For US$85 a person and subject to a minimum of 6 participants, we can offer a full-day hiking excursion to the terraced rice fields in Longji, lunch included. Located 80km (2 hours drive) to the northwest of Guilin, Longji, meaning dragon back, is famous for its terraced rice fields. Because the villages at Longji are in the jurisdiction of Longsheng County, the tourist attraction is often collectively referred to as Longsheng Terraced Fields. The scenery is arguably at its best in early May during transplanting and in late September right before harvest when the fields turn golden.
Built by local farmers of different ethnic groups from Yuan Dynasty (1271-1368) to Qing Dynasty (1644-1911), the mountainous fields cover a total area of 66 square kilometres, rising between 300 meters and 1,100 metres above sea level.
Day 12/Fri: Guilin – Hong Kong via Shenzhen (B/L/D)
Our morning sightseeing at the scenic Fubo Hill (63 metres above sea level) is followed by a visit to Guilin Tea Science and Research Institute. Founded in 1956, the state-owned institute and its experimental tea farm cover an area of 42 hectares, boasting 250 species of tea plants. The predecessor of the institute was said to be one of the tea suppliers to the imperial court during the Ming Dynasty. The farm sits on fertile soil ideal for tea growing. During harvesting season, the farm employs 150 workers full time to pick tea leaves. Each year the institute produces around 42 tons of organically grown tea of different flavours.
We board the high-speed train #G2905 (15:11/18:19) for Shenzhen and cross the border into Hong Kong after a quick dinner. We should arrive at the hotel around 10:30 PM.
Day 13/Sat: Hong Kong (B/L)
Our full-day guided sightseeing begins with a ferry ride across Victoria Harbour from Tsim Sha Tsui to Central. The heart of Hong Kong’s business district, Central is home to the regional headquarters of many multinational financial services corporations. Consulates of many countries are also located in this area, as is the government of Hong Kong. The area, with its proximity to Victoria Harbour, has served as the centre of trade and financial activities from the earliest days of the British colonial era in 1841, and continues to flourish and serve as the administrative centre after the transfer of sovereignty to China in 1997.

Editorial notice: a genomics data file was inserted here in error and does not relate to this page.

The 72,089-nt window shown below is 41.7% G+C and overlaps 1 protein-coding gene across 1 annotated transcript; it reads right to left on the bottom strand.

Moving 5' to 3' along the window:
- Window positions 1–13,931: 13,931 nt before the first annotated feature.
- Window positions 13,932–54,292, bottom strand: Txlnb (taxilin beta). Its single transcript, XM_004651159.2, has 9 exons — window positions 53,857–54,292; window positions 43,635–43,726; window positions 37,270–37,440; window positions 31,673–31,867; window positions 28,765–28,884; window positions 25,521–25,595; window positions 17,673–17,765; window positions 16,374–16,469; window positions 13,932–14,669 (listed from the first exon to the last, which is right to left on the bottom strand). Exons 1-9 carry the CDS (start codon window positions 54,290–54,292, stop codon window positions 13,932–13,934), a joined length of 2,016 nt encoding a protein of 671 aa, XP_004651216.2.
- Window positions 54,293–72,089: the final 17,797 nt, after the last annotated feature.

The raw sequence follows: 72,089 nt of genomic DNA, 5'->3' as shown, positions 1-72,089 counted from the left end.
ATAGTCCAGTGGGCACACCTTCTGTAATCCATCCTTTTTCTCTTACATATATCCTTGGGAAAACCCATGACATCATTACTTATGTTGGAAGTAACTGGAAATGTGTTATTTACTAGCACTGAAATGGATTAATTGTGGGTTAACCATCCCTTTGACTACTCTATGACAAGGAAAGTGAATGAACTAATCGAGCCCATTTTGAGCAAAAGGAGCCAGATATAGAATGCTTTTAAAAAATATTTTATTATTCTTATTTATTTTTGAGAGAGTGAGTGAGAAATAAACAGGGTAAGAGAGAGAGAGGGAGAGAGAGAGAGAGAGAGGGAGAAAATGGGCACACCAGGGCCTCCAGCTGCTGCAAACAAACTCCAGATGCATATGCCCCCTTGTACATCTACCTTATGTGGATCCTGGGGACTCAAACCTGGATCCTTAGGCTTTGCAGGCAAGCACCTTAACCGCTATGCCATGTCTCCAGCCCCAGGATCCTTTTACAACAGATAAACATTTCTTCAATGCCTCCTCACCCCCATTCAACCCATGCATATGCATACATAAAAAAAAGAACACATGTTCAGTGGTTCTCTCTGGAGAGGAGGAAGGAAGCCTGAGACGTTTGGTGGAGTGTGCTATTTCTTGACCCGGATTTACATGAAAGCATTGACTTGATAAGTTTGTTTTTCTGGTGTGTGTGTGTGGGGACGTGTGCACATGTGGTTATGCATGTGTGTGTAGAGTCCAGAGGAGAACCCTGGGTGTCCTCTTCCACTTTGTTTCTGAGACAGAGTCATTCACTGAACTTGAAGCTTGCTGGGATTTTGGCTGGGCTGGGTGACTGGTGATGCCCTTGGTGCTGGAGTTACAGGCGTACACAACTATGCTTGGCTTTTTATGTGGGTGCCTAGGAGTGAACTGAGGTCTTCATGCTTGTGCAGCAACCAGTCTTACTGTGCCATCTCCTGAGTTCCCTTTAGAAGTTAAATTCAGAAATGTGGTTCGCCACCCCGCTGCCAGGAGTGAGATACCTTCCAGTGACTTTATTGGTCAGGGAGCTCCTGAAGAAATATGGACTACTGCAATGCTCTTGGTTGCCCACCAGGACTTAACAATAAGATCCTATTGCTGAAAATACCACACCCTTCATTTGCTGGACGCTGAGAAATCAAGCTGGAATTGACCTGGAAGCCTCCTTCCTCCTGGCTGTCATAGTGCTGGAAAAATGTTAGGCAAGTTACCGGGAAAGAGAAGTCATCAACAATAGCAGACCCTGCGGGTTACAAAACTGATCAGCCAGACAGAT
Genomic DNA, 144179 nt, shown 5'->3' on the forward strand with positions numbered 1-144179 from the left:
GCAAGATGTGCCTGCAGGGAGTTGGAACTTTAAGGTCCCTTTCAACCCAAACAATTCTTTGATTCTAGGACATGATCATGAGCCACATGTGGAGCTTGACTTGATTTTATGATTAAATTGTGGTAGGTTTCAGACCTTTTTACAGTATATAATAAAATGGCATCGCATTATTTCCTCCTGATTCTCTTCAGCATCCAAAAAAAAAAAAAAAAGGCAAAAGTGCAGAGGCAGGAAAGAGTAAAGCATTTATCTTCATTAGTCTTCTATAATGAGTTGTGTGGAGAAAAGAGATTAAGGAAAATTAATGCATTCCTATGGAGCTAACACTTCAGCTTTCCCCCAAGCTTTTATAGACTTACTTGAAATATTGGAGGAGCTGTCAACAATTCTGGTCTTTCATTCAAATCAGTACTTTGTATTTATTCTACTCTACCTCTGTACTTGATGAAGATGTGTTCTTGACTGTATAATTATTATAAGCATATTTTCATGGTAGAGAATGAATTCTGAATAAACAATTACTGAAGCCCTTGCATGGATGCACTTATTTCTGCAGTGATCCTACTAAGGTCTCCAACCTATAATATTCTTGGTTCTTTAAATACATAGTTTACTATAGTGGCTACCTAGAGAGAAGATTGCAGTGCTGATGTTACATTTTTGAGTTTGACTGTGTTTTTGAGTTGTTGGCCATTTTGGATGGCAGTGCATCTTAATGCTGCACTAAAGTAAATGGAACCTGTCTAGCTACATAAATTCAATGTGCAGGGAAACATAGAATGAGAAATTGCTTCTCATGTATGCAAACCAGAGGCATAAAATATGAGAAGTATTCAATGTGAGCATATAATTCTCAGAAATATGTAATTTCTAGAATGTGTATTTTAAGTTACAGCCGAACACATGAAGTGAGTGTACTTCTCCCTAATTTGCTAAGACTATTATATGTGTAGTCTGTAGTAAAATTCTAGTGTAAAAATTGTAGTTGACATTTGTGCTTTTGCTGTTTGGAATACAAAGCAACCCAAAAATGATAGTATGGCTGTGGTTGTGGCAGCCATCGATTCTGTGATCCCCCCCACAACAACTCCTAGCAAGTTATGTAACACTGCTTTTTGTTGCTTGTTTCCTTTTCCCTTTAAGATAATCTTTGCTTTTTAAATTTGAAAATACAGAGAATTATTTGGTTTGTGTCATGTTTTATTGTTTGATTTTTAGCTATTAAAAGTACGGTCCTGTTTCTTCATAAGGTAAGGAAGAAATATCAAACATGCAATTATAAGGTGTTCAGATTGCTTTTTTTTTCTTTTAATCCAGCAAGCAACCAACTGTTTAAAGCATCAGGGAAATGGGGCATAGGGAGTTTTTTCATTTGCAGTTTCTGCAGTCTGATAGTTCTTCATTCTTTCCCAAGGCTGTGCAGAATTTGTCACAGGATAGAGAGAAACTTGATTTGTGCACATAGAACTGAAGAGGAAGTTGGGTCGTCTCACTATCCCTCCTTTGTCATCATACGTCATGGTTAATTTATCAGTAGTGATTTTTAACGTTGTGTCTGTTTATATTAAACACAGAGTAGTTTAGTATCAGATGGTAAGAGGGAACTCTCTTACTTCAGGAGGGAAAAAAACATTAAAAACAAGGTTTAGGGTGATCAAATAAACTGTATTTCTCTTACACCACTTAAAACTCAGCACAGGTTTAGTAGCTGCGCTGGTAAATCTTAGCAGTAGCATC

We then walk 30 minutes (1.3 km) towards the tramway station on Garden Road and along the way stop for photos at interesting spots including the City hall, Bank of China Tower and HSBC Headquarters building. Reach Victoria Peak by the Peak Tram, a 1.4 km-long funicular railway opened in 1888. Also known as Mount Austin or The Peak among locals, Victoria Peak is located in the western half of Hong Kong Island with an altitude of 552 meters (1,811 feet). It offers sweeping views over Central, Victoria Harbour, Lamma Island and the surrounding islands.
Afterwards we drive to Repulse Bay for a leisurely stroll on the gorgeous beach. The villas perched high above the shoreline with spectacular view of the bay are owned by some of Hong Kong’s richest and most famous residents.
Our final stop is Stanley market, which is a short drive from Repulse Bay. Stanley Market is a typical example of a traditional old open-air market in Hong Kong and a major tourist attraction well known for its bargains.
We return to the hotel before dinnertime. If you like, you can return to Victoria Peak for dinner at the Peak Lookout Restaurant, a popular place for dinner (reservation recommended). The menu is a combination of Chinese, American, Indian, and Southeast Asian dishes.
Day 14/Sun: Returning Home (B)
Transfer to the airport on your own for return home flight. The transfer is easier than you think and the guide will be glad to explain the details to you. Taxi to the airport costs about US$30 and is highly recommended for couples and families. The alternative is using the hotel’s free shuttle to get to the Airport Express Train Station in Tsim Sha Tsui and ride the dedicated train to the airport for $90 HKD (US$12). The train departs every 10 minutes between 6:00 AM and midnight, reaching the airport in 21 minutes.
Re-cross the International Date Line arriving home the same day.
Contact us for printer-friendly PDF file
|Shanghai||2||Sheraton Shanghai Hongkou||luxury|
|Beijing||3||Sheraton Beijing Dongcheng||luxury|
|Xian||2||Sheraton Xian North City||luxury|
|Hong Kong||2||Harbour Grand Kowloon||luxury|
2017 Dates and Prices